When my friend Alexandra Wilks gifted me Escape From Camp 14 – a book on North Korea – I couldn’t control my excitement to the extent that I found it hard to hold the book open because my hands were shaking so much. I may have jizzed my pants too. Those who know me will be aware that I have a huge obsession with North Korea. I fastidiously follow any news or analysis of the country. My Twitter bio reads “World’s leading authority on loving adoration of North Korea.” The country is almost cartoonishly evil: from thinking that breeding giant rabbits would be a solution to its famine problem to a brother of Kim Jong-Il being disowned from the family after trying to sneak into Japan to visit Tokyo Disneyland under a fake Dominican Republic passport where his name translated to “fat bear”.
Much of the aura around North Korea comes from its relative isolation from the world at large. I bought into the online hysteria surrounding North Korea, religiously following photoblogs of Kim Jong-Il looking at things, and when his son took over, Kim Jong-un looking at things. While I was aware of the fact that human rights violations were a reality in the country, I assumed it was mostly of the kind that would result from life in a highly communist country.
Escape From Camp 14 is the real-life story of Shin Dong-hyuk, the only person born in a North Korean slave labour camp to successfully escape. Written as a biography based on Shin’s account by Washington Post journalist Blaine Harden, it tells how North Korea’s policy of subjecting “traitors” to three generations of hard labour is used as a means of suppressing political dissent. Growing up in such an environment, Shin never had exposure to human emotions such as empathy or love to the point that he ratted out his own mother and brother for execution in the hopes of getting more food. The narrative then moves on to how Shin learnt about human trust and trickery, eventually making his escape out of the camp on foot, crossing over into China.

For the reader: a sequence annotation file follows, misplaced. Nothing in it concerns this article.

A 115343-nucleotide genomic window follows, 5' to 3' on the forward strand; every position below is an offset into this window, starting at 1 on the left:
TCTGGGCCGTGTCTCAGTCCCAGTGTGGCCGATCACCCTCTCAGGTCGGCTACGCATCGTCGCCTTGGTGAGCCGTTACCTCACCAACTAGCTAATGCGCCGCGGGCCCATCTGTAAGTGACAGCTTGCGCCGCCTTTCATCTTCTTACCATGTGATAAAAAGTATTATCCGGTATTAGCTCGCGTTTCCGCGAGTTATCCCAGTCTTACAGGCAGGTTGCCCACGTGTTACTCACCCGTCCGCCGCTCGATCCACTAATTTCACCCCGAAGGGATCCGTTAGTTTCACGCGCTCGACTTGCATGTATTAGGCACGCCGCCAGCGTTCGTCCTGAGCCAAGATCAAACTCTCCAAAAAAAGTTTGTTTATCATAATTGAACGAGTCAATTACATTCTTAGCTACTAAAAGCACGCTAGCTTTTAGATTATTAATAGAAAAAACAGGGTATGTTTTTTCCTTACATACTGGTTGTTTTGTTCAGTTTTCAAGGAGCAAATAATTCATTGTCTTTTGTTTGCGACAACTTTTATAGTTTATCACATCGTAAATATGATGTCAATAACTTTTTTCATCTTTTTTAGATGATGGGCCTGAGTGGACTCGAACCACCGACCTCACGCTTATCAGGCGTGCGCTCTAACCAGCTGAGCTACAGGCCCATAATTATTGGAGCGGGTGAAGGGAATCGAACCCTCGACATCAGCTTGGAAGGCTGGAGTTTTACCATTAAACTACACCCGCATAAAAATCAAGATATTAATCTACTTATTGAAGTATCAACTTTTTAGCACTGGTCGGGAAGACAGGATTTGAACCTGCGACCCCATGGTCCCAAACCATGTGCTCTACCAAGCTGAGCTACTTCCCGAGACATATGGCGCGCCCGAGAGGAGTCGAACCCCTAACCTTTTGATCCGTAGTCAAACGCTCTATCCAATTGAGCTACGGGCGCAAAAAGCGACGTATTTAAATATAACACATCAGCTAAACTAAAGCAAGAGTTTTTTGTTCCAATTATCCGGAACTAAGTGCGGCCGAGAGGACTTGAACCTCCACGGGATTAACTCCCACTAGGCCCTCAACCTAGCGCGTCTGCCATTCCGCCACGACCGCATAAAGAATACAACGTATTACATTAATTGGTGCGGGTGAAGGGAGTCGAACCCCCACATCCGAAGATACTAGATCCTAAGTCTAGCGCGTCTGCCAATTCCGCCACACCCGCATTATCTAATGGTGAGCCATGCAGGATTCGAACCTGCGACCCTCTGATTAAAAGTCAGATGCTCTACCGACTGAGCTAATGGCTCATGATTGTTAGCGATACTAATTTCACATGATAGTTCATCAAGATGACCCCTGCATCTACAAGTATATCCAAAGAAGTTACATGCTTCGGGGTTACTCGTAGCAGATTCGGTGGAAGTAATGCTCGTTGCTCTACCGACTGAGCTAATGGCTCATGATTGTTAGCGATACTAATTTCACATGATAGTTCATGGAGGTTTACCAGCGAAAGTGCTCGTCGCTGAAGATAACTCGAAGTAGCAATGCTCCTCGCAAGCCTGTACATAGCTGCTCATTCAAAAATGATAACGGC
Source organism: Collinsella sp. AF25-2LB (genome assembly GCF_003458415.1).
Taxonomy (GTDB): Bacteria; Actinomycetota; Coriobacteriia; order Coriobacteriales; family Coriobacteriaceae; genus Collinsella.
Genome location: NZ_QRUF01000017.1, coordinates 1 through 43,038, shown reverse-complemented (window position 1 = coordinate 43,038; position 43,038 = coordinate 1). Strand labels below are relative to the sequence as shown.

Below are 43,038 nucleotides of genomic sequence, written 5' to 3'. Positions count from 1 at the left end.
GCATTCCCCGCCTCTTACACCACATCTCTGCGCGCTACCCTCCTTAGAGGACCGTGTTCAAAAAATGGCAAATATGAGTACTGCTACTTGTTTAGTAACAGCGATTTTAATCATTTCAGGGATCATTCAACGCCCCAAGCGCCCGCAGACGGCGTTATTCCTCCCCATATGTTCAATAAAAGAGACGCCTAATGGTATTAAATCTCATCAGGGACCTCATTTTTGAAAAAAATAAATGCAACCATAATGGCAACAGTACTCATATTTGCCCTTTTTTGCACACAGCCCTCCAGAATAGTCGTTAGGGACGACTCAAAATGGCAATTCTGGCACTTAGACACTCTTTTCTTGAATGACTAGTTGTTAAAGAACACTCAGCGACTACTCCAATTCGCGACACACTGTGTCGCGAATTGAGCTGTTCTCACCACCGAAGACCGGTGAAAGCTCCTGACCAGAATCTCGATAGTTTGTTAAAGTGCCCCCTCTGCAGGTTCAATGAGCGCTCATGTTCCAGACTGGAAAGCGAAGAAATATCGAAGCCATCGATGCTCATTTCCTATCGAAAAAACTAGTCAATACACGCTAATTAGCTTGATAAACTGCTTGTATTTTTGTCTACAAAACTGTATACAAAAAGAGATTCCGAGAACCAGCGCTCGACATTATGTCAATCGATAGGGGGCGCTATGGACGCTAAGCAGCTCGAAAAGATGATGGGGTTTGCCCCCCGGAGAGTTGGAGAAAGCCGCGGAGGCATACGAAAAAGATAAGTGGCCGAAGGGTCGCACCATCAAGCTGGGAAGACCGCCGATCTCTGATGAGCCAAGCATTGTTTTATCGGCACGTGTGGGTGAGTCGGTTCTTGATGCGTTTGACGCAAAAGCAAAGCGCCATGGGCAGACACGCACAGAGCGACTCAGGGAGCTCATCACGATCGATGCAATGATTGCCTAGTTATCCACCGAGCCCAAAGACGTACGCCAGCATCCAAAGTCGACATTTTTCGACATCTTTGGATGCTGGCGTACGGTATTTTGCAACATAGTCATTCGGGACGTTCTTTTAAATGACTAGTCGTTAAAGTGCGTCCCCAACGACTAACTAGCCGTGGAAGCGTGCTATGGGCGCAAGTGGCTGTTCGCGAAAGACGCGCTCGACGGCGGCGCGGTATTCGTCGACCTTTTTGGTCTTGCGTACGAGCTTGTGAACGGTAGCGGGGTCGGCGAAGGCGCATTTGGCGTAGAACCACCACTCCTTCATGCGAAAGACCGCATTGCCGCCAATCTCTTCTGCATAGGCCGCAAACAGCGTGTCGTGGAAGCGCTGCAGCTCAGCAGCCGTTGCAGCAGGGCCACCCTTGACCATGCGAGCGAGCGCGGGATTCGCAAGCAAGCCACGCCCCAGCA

North Korean labour camps have existed for longer than Nazi concentration camps, or the labour camps of Pol Pot’s regime in Cambodia, yet it’s a human rights violation that largely gets overlooked. Western countries provide the country food aid worth millions on humanitarian grounds to combat famines, yet much of it supposedly ends up in the hands of North Korea’s élite. The picture painted in the book of realities on the ground is far removed from the jovial smiling faces of chubby leaders in Internet memes. To his credit, Harden reviews all information objectively, often fact-checking with external sources on the veracity of Shin’s story, as well as giving background information wherever necessary, drawing on his experience as a correspondent covering East Asian foreign policy affairs.
It’s an utterly bleak book that gives an insight into the kind of cruelty that goes on in slave labour camps and for the populace in general, made better by Harden’s narrative technique. There cannot be a better example of how much storytelling affects public exposure, since Shin’s story was published previously by a human rights organization in South Korea without garnering attention, until Harden’s take on the same gave this issue international exposure. I had the opportunity once to meet Bou Meng, a survivor of Cambodia’s torture camps who published a book on his survival from Pol Pot’s regime’s killing fields which went largely unnoticed, and Escape From Camp 14‘s worldwide success shows how important the narrative can be in shaping public opinion.